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George Ripley (alchemist)

Sir George Ripley was a famous 15th century English alchemist, second only to Roger Bacon.

Ripley studied for twenty years in Italy where he became a great favourite of Pope Innocent VIII. He returned to England in the year of 1477 and wrote his famous work "The Compound of Alchymy; or, the Twelve Gates leading to the Discovery of the Philosopher's Stone", dedicated to King Edward IV and highly appreciated by him. His twenty-five volume work upon Alchemy, of which the Liber Duodecem Portarum was the most important, brought him considerable fame.

Being particularly rich, he gave the general public some cause to believe in his ability to change base metal into gold. For example, Fuller in his "Worthies of England" describes a reputable English gentleman who reported having seen a record in the island of Malta which stated that Ripley gave the enormous sum of one hundred thousand pounds sterling annually to the Knights of that island and of Rhodes to support their war against the Turks.

Ripley was at some time 'Canon of Bridlington'. He spent his elder years as an anchorite near Boston (Yorkshire).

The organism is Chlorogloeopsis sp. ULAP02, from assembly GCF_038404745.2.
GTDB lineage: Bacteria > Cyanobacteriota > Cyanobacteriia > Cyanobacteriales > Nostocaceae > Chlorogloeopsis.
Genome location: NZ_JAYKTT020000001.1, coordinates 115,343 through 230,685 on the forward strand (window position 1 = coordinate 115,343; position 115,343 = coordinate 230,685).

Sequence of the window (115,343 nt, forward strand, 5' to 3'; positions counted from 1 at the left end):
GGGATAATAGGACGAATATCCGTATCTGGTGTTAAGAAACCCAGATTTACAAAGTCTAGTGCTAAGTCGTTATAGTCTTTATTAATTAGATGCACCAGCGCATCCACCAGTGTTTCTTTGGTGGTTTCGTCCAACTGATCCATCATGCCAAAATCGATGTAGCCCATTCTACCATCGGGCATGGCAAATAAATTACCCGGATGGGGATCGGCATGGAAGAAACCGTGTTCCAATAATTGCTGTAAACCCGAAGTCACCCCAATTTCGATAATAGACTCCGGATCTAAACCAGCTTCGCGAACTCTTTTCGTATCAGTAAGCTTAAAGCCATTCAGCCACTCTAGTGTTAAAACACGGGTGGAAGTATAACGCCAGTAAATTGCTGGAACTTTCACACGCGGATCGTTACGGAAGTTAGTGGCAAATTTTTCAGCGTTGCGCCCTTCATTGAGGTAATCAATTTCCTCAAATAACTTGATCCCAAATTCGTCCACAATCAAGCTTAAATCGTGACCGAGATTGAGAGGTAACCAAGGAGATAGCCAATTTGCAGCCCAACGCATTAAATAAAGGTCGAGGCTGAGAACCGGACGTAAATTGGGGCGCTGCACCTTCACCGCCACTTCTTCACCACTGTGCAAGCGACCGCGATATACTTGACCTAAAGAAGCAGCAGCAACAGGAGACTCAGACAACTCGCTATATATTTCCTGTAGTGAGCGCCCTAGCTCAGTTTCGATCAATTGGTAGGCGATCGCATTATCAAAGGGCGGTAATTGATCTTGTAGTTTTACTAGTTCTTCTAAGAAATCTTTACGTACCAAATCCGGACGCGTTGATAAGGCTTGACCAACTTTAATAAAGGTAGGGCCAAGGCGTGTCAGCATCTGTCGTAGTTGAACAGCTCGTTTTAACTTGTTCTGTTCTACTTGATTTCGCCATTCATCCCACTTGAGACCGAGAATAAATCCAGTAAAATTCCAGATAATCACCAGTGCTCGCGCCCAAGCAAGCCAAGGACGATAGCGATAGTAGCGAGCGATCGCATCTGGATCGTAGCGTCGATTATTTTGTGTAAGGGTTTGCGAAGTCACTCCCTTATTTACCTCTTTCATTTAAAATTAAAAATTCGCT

The Vision of Sir George Ripley

A commentary upon Ripley's works was written in a series of treatises by the English alchemist AEyrenaeus Philalethes. Ripley's Vision, written in the Twelve Gates, became the subject of a very famous exposition by AEyrenaeus published in 1677 in London. The English form of the Vision gives a fair sample of the allusive style:

When busie at my Book I was upon a certain Night,
This Vision here exprest appear'd unto my dimmed sight:
A Toad full Ruddy I saw, did drink the juice of Grapes so fast,
Till over-charged with the broth, his Bowels all to-brast:
And after that, from poyson'd Bulk he cast his Venom fell,
For Grief and Pain whereof his Members all began to swell;
With drops of Poysoned sweat approaching thus his secret Den,
His Cave with blasts of fumous Air he all bewhited then:
And from the which in space a Golden Humour did ensue,
Whose falling drops from high did stain the soil with ruddy hue.... (etc.)

Canonical works

  • George Ripley, Cantilena Riplaei
  • George Ripley, Opera omnia chemica. Kassel, 1649.
  • George Ripley, Liber duodecim portarum, also contained in J J Mangetus, Bibliotheca Chemica Curiosa (Geneva 1702), Vol. II, pp 275-285.
  • AEyrenaeus Philalethus, Ripley Reviv'd; or, An Exposition upon Sir George Ripley's Hermetico-Poetical Works (London 1678).

The 'Ripley Scrowle'

  • London, British Museum, MS Add. 5025, Four scrolls drawn in Lubeck 1588.
  • ref. also version of Ripley Scrowle by James Standysh, 16th cent., B.M. London Add. MS 32621.

References

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